BW: Kind of, yeah. Usually when I see that notation, it’s pretty ugly, but sometimes I appreciate the reminder that you know, this is not not escaped. This may have the wrong kind of characters.
ST: That’s super interesting, I never thought of that. Is this one of the reasons you also advocated making it easy to trace how the data flows through the system?
BW: Yeah, definitely, it’d be nice if you could kind of zoom out of the code and see a bunch of little connected components with little lines running between them, and to say, “OK, how did this module come up with this name string? Oh, well it came from this one. Where did it come from there? Then trace it back to the point where, HERE that name string actually comes from a user submitted parameter. This is coming from the browser, and the browser is generating it as the domain of the, sending domain of the postMessage. OK, how much control does the attacker have over one of those? What could they do that would be surprising to us? And then, work out at any given point what the type is, see where the transition is from one type to another, and notice if there are any points where you are failing to do that, that transformation or you are getting the type confused. Definitely, simplicity and visibility and tractable analysis are the keys.
ST: So, what can people do to make that, make that simpler? Make that data flow trace simpler?
BW: I think, minimising interactions between different pieces of code is a really big thing. Isolate behaviour to specific small areas. Try and break up the overall functionality into pieces that make sense.
ST: So like god modules are just horrible ideas.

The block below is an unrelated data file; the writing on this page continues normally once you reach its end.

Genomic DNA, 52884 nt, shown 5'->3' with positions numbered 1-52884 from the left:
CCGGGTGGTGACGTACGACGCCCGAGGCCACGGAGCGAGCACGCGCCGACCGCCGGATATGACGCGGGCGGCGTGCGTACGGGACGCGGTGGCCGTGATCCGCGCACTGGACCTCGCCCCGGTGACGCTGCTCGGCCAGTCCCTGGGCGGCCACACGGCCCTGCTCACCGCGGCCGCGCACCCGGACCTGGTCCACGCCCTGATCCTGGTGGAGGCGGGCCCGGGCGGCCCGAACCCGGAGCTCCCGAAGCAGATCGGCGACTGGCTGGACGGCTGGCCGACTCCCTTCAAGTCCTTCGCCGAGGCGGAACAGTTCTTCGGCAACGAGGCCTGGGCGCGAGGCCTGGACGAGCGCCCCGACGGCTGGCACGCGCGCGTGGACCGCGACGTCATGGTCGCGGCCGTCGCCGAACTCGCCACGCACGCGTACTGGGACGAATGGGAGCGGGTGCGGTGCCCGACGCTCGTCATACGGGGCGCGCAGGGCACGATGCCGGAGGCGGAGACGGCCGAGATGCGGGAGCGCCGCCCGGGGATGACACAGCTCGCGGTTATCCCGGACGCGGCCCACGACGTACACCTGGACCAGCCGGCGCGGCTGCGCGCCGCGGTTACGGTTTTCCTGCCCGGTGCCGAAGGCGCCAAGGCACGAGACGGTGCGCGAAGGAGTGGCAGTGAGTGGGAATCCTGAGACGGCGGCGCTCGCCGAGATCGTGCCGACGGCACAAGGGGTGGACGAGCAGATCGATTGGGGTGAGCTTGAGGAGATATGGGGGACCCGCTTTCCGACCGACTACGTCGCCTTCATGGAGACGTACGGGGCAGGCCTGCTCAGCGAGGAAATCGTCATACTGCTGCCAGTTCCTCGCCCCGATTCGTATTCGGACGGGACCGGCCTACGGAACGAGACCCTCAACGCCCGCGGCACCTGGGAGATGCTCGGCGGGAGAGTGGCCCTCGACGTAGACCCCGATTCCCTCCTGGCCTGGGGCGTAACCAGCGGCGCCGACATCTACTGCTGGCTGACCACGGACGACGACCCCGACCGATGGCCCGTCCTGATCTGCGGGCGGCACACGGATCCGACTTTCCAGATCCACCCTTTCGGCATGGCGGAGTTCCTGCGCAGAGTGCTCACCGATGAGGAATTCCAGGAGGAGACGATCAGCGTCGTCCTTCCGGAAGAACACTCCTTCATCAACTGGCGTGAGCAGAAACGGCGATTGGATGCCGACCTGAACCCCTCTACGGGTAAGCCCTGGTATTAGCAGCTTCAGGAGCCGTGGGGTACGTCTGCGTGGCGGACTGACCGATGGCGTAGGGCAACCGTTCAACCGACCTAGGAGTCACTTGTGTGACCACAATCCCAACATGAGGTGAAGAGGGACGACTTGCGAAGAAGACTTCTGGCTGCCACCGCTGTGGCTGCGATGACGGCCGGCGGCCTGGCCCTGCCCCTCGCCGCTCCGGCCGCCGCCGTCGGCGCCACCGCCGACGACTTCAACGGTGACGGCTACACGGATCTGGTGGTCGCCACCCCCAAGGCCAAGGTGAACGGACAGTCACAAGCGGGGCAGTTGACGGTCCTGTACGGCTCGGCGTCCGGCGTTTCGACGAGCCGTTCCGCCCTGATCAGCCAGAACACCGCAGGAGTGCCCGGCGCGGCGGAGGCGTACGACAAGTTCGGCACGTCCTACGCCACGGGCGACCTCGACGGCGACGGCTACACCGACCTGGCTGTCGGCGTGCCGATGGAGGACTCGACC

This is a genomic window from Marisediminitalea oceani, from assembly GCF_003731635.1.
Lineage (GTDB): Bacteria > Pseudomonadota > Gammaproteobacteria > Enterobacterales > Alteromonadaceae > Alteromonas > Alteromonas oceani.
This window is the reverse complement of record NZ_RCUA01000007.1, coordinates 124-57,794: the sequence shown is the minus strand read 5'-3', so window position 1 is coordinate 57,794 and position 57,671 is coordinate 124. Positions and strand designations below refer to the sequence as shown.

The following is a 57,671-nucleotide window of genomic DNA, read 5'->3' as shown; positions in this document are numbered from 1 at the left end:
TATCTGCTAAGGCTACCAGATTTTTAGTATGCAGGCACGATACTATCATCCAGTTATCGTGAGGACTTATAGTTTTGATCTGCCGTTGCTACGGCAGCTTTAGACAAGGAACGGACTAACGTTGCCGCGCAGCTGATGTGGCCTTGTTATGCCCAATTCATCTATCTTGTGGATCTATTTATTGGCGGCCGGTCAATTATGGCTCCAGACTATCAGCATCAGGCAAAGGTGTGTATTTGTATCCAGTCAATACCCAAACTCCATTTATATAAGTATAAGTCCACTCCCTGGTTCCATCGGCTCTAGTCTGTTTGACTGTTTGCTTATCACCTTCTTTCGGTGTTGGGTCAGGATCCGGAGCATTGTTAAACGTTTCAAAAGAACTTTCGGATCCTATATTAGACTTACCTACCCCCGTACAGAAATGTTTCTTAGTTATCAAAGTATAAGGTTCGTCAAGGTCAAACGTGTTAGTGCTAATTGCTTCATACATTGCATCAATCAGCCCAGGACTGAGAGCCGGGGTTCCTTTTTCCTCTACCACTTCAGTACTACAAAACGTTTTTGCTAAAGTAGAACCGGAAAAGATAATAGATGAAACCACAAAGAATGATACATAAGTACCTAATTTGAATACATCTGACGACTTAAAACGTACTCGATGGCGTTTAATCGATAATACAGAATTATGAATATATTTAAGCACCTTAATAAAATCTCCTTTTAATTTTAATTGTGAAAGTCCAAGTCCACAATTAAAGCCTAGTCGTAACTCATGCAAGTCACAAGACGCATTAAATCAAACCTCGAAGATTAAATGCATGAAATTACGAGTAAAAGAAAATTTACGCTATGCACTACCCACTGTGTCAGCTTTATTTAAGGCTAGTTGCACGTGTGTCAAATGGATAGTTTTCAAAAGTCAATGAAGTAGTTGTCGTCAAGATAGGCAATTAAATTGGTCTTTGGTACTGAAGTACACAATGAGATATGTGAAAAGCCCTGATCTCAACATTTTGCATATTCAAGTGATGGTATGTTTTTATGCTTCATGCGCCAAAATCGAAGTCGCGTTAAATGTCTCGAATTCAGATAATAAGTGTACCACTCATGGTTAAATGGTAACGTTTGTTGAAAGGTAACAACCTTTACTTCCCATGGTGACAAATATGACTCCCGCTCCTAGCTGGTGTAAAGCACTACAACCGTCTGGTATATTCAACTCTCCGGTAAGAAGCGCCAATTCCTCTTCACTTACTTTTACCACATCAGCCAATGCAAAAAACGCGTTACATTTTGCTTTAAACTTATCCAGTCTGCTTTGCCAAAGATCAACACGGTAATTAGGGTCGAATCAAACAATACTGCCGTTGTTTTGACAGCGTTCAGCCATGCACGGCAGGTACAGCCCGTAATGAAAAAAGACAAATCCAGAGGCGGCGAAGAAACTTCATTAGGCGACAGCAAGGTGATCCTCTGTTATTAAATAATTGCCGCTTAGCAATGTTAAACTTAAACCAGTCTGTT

BW: Yeah, and likewise, super tiny ones might not be correct either. It’s always kind of a judgement call there. But, you know, there’s a lot of division of responsibility in human effort to get a bunch of effort together - OK, you are going to do this, you are going to do that, and doing the same thing in programs where you know whatever processing has to be done, all that complexity is isolated and doesn’t have to affect anybody outside. And recognise that it’s a big deal when you change the contract between two pieces. Try and arrange the dotted lines so that you don’t have to do that quite so often. So, anything that helps analysability helps. That means, threads are usually wrong.
ST: So, for backend code, threads make it difficult? And I imagine communicate shared memory that’s doubly difficult.
BW: Right, and that’s the main problem. When you are looking at a piece of code and you are trying to figure out what could happen, you have to be aware of anything else that could affect the memory space at any time. If you don’t have threads, or if that entire piece of code is run inside of a big lock, then you know that the only code you need to look at is the code that is on the screen in front of you. If there is a global variable that it references, then that variable won’t change while you are changing the code, but the value that it starts at and what it might affect by modifying that global variable might matter. So somebody else might get hit by what you do inside of this function. If you’ve got threads, then every single point along that, in the middle of a line, then somebody could jump in and change the state. So it’s like trying to do your taxes in paper on your desk while somebody is trying to clean your desk on your or rearranging your stuff.
ST: And I imagine troublesome on multicore processors where they can actually, you know, CPUs, cores, can go after the same memory at the same time.
BW: And it makes it hard to take advantage of multiple cores, and that’s an important thing to do because CPUs aren’t getting faster, they are just getting wider. You need to shape the problem so that those different cores can correctly work on different problems at the same time and not actually overlap. So yeah, threads are really bad because the analysis complexity just totally blows up. Any kind of global variables, any kind of side effects, things where you know, mutability is kind of a drag for that. If you could look at a value and know that is is just a label for some static immutable value, that’s simplifies the analysis. There are languages where macros can be good for expressing some stuff, but it makes it harder, you have to look at more code to figure out what that piece is doing. Sometimes a language can be too flexible, and if you can do operator overloading and somebody is being too clever with it, you have to figure out what that is.